Core Values
Worship Series

Week 1 — Hope
We give hope through the power of the gospel of Jesus Christ

Call to Worship

The first week of our core values series focuses on hope. Our values statement says, we give hope through the power of the gospel of Jesus Christ.   

As we gather this morning let us be reminded of the hope offered to us through Jesus.  Isaiah 40:31 says, “but those who hope in the Lord will renew their strength. They will soar on wings like eagle; they will run and not grow weary; they will walk and not be faint.”

Song Suggestions

Children's Moment

 [Invite children in the congregation to join you at the front of the sanctuary]

Narrator: When I was your age, I always hoped I would get to go to __________________. (Fill in the blank). What are some things you hope you will get to do or places you hope you will go?  

[Have children raise their hands and invite a couple of them to respond]

Often when we think of the word hope, we think about stuff we really wish we had like a new toy or video game. Sometimes we think about stuff we hope will happen like getting a good grade or going to the zoo. But the Bible tells us that hope is something much more than wishes and wants. 

When Christians talk about hope, it’s more than a wish. It means trusting that God will look after us. And when we trust in God, He gives us hope. And that makes us stronger, braver and gives us great joy!

Have you ever seen a beautiful bright sun shiny day? How about a cloudy, miserable, rainy day? Well sometimes when we have really rainy days, that keep us inside it can feel sad or frustrating. But we know the rain will stop and sunny days will come back soon. That is kind of like having hope in Jesus. Even though some days are tougher than other days, we know that we can trust in God to love us and look after us.

Let’s pray together. Dear God, thank you for always looking out for us. Thank you for giving us hope for bright sunny days even on the dark and cloudy ones. Help us to trust you everyday. Amen.

Responsive Reading

LEADER: Be strong and take heart, all you who hope in the Lord.
Psalm 31:24

RESPONSE: We wait in hope for the Lord; He is our help and our shield.  
Psalm 33:20

LEADER: But now, Lord, what do I look for? My hope is in you!
Psalm 39:7

RESPONSE: Find rest, O my soul in God alone; my hope comes from Him!
Psalm 62:5  

WOMEN: Even youths grow tired and weary, and young men stumble and fall; but those who hope in the Lord will renew their strength.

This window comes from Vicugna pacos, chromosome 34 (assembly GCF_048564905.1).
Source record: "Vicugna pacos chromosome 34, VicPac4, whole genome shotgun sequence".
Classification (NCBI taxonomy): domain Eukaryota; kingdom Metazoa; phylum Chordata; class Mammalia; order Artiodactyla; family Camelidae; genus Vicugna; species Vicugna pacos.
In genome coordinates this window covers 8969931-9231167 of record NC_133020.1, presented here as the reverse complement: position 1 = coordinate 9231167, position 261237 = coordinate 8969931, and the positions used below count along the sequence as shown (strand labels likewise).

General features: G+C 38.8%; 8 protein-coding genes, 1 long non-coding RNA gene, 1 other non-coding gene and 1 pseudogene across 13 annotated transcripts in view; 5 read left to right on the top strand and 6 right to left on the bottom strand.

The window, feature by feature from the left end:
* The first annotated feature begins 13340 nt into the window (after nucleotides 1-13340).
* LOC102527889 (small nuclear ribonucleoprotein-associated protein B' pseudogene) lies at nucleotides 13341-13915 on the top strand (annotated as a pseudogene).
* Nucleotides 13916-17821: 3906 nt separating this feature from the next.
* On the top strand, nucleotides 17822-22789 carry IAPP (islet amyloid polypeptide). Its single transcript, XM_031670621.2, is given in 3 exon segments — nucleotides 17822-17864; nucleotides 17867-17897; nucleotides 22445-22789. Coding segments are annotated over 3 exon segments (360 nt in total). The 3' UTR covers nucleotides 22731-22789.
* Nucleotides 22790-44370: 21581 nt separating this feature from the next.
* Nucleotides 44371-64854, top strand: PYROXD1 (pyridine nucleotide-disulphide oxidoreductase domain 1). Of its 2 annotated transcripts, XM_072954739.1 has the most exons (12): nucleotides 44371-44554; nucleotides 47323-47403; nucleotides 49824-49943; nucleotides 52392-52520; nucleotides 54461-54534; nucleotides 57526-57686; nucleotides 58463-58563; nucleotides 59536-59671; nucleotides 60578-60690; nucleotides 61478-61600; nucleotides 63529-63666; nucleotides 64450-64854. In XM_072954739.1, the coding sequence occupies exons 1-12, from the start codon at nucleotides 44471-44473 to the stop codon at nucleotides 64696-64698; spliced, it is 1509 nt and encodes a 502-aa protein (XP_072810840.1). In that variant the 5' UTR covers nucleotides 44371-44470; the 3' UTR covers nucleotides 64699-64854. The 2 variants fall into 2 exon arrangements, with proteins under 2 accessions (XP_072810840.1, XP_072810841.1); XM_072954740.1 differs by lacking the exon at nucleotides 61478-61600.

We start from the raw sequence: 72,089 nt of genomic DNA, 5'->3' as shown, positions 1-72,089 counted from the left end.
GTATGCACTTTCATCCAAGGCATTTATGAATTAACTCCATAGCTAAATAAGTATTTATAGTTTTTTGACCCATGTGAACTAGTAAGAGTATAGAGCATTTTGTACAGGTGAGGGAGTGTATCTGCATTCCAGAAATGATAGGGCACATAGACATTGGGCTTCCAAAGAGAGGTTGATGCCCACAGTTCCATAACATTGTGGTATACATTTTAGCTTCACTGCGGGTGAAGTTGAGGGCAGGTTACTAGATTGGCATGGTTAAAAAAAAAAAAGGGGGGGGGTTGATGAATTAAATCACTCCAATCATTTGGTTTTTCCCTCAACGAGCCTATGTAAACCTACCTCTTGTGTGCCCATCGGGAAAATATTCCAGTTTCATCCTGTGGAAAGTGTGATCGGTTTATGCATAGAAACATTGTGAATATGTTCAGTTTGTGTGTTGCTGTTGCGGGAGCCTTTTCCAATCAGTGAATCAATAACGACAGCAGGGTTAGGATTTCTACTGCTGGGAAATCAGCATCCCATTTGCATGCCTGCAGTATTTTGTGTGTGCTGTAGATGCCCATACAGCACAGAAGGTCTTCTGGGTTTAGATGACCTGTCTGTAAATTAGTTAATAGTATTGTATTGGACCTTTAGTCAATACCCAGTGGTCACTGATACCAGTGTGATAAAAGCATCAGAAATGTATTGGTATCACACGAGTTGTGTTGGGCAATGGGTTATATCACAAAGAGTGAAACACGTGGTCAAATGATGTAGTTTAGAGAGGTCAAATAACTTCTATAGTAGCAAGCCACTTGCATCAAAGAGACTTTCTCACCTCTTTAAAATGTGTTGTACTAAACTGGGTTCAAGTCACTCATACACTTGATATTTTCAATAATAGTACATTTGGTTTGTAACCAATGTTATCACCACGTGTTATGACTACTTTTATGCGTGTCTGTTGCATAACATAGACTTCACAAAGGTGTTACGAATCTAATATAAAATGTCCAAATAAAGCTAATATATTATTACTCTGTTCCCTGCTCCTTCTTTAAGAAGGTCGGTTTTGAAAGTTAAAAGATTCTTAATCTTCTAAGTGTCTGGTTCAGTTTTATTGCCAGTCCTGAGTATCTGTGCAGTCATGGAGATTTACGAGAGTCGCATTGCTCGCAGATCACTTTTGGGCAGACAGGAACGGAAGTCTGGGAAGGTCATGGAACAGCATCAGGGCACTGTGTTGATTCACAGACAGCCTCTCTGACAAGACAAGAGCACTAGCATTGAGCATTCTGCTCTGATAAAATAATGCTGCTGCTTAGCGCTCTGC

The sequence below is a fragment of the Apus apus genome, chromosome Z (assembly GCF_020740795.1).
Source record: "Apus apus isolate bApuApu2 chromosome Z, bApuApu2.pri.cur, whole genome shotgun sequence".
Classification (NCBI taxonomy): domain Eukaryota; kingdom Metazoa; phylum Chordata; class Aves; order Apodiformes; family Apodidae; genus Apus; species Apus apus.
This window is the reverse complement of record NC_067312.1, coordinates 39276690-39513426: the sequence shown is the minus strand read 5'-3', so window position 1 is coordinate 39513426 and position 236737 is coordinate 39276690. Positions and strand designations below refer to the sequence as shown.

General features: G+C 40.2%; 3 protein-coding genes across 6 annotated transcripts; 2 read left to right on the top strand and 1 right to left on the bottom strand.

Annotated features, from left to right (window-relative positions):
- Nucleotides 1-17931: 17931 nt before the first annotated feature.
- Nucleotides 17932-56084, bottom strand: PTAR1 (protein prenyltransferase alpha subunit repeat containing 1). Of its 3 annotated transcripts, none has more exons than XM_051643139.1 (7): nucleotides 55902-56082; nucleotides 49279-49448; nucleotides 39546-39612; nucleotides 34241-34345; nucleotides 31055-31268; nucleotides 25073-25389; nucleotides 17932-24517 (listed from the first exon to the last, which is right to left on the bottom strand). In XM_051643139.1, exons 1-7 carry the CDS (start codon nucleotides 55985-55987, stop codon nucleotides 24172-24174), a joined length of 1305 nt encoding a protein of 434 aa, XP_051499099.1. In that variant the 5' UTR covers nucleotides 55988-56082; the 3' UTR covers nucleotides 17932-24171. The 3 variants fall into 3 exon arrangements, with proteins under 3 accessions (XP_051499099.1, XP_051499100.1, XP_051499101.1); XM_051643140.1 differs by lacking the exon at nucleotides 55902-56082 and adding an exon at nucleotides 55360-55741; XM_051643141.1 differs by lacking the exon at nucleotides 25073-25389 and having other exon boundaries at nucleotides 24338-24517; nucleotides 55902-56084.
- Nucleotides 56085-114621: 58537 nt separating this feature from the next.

MEN: They will soar on wings like eagles; they will run and not grow weary; they will walk and not be faint.
Isaiah 40:30-31

LEADER: Hope does not disappoint us. God has poured out His love into our hearts by the Holy Spirit, whom he has given us!
Romans 5:5

ALL: Let us hold unswervingly to the hope we profess, for He who promised is faithful!
Hebrews 10:23 

LEADER: Therefore, prepare your minds for action. Be self-controlled. Set your hope fully on the grace to be given to you when Jesus Christ is revealed.
1 Peter 1:13

Resource found at:


Outline by Colonel Edward Hill

Scripture: Mark 10: 46-52 and Luke 18:35-43

I. Introduction

Years ago, a team of Salvation Army officers visited the island of Ebeye in the Marshall Islands. This island is a very small and impoverished place, and terribly overpopulated. While traveling along, the officers drove by the city dump. They noticed dozens of children playing in the dump, looking for souvenirs and items that could be scavenged for their use.

The officers stopped and stepped out of the vehicle to look around. When the kids saw the officers, dressed in their SA uniforms, approaching the fence that separated the road from the dump, they ran toward the group. At the fence, the children reached through to greet the officers, repeating in broken English, “Salvation, salvation, salvation…”  

This experience is emblematic of the plight facing so many in our world. Trapped behind the fence of poverty, despair, hopelessness, addiction, and loneliness, millions are crying out for salvation, salvation, salvation. They are crying out for hope.  

Bartimaeus- poor, blind, and a beggar- was a person looking for hope (Mark 10:46). He struggled to survive as a member of the lowest level of society in the day of Jesus.

The good news for humanity is that hope is available today through a relationship with Jesus Christ. The Salvation Army has the privilege and the responsibility to share that hope with those in our community. Just as hope is a core value of the Canada and Bermuda Territory, so it was for Jesus Christ. Indeed, the character and ministry qualities of Jesus Christ- the ultimate hope bringer- and his example of service can guide Salvationists today to pursue a ministry of hope.